Metoprolol (Lopressor)

It is a beta blocker. Improves the hearts ability to relax, slows heart rate, improves hearts pumping ability and decreases production of harmful substances that are produced in response to heart failure.

IV morphine sulphate (Morphine)

Used as an adjunctive therapy, producing mild venodilation and preload reductions. It reduces anxiety and also removes the catecholamine effects.

Describe four cardiovascular conditions that may lead to heart failure and what can be done in the form of medical/nursing interventions to prevent the development of heart failure in each condition.

Cardiac arrhythmias

The ineffective contractions mean that blood is not moving into arteries, depriving the heart effective perfusion to sustain the pumping heart. Too fast pumping will ultimately overwork the heart, leading to symptoms of heart failure. Treatment involves use of a pace maker device, implanted on the chest to help normalize heart rhythms. Other options include, vagal maneuvers and cardioversion.

Myocarditis

My condition results in damage to heart valves and muscles, leading to cell death and poor pumping of the blood. When valves are damaged, blood is not pumped effectively, and the resulting ischemia leads to increased heart rate, leading to heart failure. Infective myocarditis requires antimicrobial therapy. Especially, bacterial endocarditis, is treated by I.V broad spectrum antibacterial agents.

Hypertension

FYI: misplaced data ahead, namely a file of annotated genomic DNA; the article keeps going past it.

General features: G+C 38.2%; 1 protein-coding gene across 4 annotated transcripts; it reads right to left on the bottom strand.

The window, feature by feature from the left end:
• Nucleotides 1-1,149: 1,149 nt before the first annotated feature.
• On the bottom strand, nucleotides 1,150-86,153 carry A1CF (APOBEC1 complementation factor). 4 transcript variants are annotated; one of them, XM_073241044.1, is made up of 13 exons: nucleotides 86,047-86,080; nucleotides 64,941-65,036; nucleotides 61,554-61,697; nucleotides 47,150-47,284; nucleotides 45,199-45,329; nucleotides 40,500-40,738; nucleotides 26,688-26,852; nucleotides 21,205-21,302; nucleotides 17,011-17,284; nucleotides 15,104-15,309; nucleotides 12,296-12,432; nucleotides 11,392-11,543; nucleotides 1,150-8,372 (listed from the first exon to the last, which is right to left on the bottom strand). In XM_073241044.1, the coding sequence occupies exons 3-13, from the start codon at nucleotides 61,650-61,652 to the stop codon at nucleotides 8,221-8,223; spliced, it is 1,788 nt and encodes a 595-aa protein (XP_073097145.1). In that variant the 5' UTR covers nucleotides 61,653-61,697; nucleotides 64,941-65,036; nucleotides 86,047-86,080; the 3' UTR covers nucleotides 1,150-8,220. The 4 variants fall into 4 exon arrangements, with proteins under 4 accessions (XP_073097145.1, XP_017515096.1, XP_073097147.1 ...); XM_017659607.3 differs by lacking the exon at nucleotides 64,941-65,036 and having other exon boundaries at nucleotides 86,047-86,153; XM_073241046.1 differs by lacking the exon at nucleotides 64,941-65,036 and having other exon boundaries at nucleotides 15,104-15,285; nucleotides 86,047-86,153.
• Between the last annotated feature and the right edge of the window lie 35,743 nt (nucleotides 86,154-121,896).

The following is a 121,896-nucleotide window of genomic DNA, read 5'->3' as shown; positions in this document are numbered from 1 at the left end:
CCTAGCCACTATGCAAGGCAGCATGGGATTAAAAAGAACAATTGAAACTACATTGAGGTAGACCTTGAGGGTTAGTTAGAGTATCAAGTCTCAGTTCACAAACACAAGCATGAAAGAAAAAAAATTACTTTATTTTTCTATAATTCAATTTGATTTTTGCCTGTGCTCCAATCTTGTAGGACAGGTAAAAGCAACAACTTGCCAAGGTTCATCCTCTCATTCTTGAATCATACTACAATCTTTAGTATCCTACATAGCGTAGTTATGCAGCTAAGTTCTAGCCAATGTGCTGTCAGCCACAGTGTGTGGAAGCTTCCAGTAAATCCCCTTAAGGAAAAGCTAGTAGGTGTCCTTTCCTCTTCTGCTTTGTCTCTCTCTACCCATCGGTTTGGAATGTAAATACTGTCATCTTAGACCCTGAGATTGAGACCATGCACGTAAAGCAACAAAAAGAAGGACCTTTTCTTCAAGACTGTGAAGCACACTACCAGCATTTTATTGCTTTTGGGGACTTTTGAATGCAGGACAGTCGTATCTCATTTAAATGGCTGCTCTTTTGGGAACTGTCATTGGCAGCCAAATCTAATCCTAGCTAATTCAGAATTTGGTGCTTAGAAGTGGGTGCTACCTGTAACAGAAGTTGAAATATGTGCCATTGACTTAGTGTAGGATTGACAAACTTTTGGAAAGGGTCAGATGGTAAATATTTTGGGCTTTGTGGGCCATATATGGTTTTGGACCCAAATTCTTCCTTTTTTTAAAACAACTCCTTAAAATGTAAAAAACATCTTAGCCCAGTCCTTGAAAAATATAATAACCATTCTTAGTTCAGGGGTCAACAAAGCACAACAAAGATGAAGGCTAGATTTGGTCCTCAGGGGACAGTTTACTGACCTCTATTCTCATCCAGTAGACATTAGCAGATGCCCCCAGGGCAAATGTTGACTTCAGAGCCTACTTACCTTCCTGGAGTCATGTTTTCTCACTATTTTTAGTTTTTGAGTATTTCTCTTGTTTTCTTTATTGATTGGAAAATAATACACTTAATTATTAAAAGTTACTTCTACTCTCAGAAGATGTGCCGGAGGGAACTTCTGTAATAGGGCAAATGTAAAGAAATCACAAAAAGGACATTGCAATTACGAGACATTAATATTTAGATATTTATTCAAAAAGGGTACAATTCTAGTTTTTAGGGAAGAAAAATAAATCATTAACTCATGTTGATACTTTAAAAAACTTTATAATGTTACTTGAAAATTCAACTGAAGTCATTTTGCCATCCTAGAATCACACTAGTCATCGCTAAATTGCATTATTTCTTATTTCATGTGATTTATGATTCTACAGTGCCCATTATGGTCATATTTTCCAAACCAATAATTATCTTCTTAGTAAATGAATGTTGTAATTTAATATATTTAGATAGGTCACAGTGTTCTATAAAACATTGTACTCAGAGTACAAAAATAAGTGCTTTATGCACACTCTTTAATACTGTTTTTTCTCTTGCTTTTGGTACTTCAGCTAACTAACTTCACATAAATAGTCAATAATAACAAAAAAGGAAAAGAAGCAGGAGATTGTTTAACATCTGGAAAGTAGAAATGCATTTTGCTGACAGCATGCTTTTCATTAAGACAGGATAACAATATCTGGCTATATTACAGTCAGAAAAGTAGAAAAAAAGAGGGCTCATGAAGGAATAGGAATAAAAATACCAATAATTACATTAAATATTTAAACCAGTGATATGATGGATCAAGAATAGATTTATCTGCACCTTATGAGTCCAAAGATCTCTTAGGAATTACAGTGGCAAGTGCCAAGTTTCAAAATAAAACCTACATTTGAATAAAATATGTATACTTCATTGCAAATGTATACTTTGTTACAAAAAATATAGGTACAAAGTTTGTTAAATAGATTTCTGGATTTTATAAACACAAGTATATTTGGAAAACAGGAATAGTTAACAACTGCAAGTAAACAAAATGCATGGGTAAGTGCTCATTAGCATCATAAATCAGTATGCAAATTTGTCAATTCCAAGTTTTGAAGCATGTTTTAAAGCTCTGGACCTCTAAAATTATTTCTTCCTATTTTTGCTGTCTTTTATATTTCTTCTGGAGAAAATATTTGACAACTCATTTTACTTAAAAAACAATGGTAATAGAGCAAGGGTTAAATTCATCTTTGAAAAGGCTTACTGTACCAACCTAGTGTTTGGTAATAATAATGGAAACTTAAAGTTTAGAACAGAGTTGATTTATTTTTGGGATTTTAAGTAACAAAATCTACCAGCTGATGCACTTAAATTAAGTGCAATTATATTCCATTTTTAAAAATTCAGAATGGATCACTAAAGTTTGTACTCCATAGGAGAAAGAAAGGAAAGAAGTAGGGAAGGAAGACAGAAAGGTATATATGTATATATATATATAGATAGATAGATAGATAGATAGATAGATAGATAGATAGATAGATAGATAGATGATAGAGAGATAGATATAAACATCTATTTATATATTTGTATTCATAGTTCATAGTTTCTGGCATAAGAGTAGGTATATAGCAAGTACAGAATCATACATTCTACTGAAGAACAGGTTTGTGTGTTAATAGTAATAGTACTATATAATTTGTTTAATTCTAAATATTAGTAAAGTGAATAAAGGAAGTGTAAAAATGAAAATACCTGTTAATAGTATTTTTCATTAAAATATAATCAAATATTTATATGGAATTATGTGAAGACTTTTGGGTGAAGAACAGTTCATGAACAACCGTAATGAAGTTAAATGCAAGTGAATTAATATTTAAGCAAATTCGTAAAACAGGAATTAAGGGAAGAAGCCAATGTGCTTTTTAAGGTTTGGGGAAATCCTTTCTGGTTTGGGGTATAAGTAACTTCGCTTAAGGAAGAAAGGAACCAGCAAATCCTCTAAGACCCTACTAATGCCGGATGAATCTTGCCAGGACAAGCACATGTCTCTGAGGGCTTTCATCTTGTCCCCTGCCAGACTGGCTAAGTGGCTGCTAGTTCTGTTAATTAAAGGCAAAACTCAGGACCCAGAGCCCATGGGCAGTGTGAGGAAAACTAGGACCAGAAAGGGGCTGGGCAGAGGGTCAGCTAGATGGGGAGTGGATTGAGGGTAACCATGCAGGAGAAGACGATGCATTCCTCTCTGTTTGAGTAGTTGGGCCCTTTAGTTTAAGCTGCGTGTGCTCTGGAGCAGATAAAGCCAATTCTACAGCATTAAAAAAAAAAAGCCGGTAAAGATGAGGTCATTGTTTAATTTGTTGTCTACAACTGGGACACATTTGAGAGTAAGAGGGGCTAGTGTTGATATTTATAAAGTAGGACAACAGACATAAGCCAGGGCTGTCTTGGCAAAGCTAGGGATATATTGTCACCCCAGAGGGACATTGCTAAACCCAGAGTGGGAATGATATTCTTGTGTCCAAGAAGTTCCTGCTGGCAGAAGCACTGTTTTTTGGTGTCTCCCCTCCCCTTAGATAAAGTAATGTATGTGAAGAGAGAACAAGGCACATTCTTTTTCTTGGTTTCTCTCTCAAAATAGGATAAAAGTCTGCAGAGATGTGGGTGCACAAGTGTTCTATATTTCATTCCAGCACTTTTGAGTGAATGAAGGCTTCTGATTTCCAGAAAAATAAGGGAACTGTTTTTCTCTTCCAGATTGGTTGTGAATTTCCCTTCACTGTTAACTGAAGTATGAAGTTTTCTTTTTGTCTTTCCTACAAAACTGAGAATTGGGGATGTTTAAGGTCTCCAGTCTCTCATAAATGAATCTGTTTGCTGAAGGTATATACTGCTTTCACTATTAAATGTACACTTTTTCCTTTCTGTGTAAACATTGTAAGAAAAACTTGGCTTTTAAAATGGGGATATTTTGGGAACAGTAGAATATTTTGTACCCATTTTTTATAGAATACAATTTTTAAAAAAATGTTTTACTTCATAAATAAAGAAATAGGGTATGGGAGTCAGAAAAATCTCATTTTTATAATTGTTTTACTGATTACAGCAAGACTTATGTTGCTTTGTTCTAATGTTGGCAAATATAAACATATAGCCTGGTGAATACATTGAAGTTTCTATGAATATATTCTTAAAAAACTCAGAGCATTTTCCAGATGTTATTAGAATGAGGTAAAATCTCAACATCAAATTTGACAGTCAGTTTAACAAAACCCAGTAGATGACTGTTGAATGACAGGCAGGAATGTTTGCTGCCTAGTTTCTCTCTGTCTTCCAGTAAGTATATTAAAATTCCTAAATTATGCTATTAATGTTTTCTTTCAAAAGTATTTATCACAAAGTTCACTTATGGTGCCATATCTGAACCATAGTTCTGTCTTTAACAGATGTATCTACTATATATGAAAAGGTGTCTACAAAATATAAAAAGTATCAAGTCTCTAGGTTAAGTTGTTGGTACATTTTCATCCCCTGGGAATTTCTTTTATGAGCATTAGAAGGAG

Causes tiredness of the heart, as well as increased heart muscle size, which makes it less effective in pumping blood. It is treated using the antihypertensive drugs such as beta blockers.

Faulty heart valves

This means, the pumping is not effective thus, the heart dose, a lot of work with no important oxygenation taking place. The heart tires, and grows in size to try to compensate, becoming progressively ineffective in what we call heart failure. The intervention involves surgical replacement of the valves with artificial ones.

Taking into consideration the fact that most mature adults take at least six prescription medications, discuss four nursing interventions that can help prevent problems caused by multiple drug interactions in older patients. Provide rationale for each of the interventions you recommend.

Give the patient relevant information. The nurse discusses the patient the importance of, keeping an accurate list of the medication there are taking, dose frequency and their purpose. The list of the medicine provider and their contacts. Thus, there will be no room for confusion.

Organization. Here, the patient is taught how to manage the drugs they are on. They should store the medication at the appropriate conditions, avoid sharing them, dispose them appropriately, and link their daily chores to drug taking. This will help them stick to the directions of the clinician.

Instructions. The patient must be given not too much and not too little information. The most important information must be delivered. This includes, how to take the drugs, what time, dose frequency, and storage conditions. The expected side effects may be discussed to prepare the patient. The patient having the right information will take the drug the right way.

Reference material. The patient can have a point of quick reference, in order to clear up any forgotten issue concerning their medication. This may include a relevant website or a leaflet. The patient is thus in a position to clear and doublt.